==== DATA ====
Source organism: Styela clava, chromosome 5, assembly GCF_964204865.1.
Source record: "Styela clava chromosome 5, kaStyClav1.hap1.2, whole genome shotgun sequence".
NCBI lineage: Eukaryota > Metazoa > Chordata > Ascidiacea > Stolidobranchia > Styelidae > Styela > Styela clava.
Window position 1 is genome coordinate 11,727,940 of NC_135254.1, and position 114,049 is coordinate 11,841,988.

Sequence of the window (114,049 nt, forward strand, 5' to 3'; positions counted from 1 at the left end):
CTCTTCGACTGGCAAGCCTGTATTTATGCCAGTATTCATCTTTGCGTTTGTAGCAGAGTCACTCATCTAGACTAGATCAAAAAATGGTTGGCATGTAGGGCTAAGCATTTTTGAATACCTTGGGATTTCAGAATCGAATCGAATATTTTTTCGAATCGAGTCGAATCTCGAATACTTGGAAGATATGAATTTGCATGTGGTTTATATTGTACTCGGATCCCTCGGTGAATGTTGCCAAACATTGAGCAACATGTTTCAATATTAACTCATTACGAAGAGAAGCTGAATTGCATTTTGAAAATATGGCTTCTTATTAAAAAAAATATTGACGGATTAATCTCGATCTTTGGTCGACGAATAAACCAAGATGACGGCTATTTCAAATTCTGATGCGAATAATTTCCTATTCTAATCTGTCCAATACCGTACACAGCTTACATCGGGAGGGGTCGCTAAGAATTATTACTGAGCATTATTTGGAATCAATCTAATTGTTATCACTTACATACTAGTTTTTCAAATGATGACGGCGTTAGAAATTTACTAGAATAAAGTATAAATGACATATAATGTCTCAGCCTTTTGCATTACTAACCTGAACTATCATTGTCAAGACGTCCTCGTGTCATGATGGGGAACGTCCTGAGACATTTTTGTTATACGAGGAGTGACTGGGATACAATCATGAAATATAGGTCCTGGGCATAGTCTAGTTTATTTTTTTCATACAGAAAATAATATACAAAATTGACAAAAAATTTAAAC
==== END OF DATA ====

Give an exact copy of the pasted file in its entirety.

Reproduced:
Source organism: Styela clava, chromosome 5, assembly GCF_964204865.1.
Source record: "Styela clava chromosome 5, kaStyClav1.hap1.2, whole genome shotgun sequence".
NCBI lineage: Eukaryota > Metazoa > Chordata > Ascidiacea > Stolidobranchia > Styelidae > Styela > Styela clava.
Window position 1 is genome coordinate 11,727,940 of NC_135254.1, and position 114,049 is coordinate 11,841,988.

Sequence of the window (114,049 nt, forward strand, 5' to 3'; positions counted from 1 at the left end):
CTCTTCGACTGGCAAGCCTGTATTTATGCCAGTATTCATCTTTGCGTTTGTAGCAGAGTCACTCATCTAGACTAGATCAAAAAATGGTTGGCATGTAGGGCTAAGCATTTTTGAATACCTTGGGATTTCAGAATCGAATCGAATATTTTTTCGAATCGAGTCGAATCTCGAATACTTGGAAGATATGAATTTGCATGTGGTTTATATTGTACTCGGATCCCTCGGTGAATGTTGCCAAACATTGAGCAACATGTTTCAATATTAACTCATTACGAAGAGAAGCTGAATTGCATTTTGAAAATATGGCTTCTTATTAAAAAAAATATTGACGGATTAATCTCGATCTTTGGTCGACGAATAAACCAAGATGACGGCTATTTCAAATTCTGATGCGAATAATTTCCTATTCTAATCTGTCCAATACCGTACACAGCTTACATCGGGAGGGGTCGCTAAGAATTATTACTGAGCATTATTTGGAATCAATCTAATTGTTATCACTTACATACTAGTTTTTCAAATGATGACGGCGTTAGAAATTTACTAGAATAAAGTATAAATGACATATAATGTCTCAGCCTTTTGCATTACTAACCTGAACTATCATTGTCAAGACGTCCTCGTGTCATGATGGGGAACGTCCTGAGACATTTTTGTTATACGAGGAGTGACTGGGATACAATCATGAAATATAGGTCCTGGGCATAGTCTAGTTTATTTTTTTCATACAGAAAATAATATACAAAATTGACAAAAAATTTAAAC